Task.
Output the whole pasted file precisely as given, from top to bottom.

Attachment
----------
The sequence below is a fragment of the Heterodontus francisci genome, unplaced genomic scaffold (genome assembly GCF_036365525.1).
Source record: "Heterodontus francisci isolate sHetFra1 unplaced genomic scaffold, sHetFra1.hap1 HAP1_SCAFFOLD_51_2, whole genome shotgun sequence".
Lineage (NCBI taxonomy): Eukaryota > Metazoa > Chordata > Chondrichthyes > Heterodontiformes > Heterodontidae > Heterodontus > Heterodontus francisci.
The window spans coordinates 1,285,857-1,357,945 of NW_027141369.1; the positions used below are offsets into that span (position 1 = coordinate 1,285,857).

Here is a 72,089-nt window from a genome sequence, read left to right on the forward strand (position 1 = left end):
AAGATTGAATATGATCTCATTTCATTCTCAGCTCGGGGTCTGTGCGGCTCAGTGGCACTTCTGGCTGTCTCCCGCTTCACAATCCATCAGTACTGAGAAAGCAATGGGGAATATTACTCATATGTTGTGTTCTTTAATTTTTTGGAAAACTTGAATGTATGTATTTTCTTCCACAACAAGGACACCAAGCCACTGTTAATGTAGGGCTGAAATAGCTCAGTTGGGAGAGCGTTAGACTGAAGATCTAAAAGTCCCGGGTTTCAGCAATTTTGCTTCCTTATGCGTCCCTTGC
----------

The sequence below is a fragment of the Heterodontus francisci genome, unplaced genomic scaffold (genome assembly GCF_036365525.1).
Source record: "Heterodontus francisci isolate sHetFra1 unplaced genomic scaffold, sHetFra1.hap1 HAP1_SCAFFOLD_51_2, whole genome shotgun sequence".
Lineage (NCBI taxonomy): Eukaryota > Metazoa > Chordata > Chondrichthyes > Heterodontiformes > Heterodontidae > Heterodontus > Heterodontus francisci.
The window spans coordinates 1,285,857-1,357,945 of NW_027141369.1; the positions used below are offsets into that span (position 1 = coordinate 1,285,857).

Here is a 72,089-nt window from a genome sequence, read left to right on the forward strand (position 1 = left end):
AAGATTGAATATGATCTCATTTCATTCTCAGCTCGGGGTCTGTGCGGCTCAGTGGCACTTCTGGCTGTCTCCCGCTTCACAATCCATCAGTACTGAGAAAGCAATGGGGAATATTACTCATATGTTGTGTTCTTTAATTTTTTGGAAAACTTGAATGTATGTATTTTCTTCCACAACAAGGACACCAAGCCACTGTTAATGTAGGGCTGAAATAGCTCAGTTGGGAGAGCGTTAGACTGAAGATCTAAAAGTCCCGGGTTTCAGCAATTTTGCTTCCTTATGCGTCCCTTGC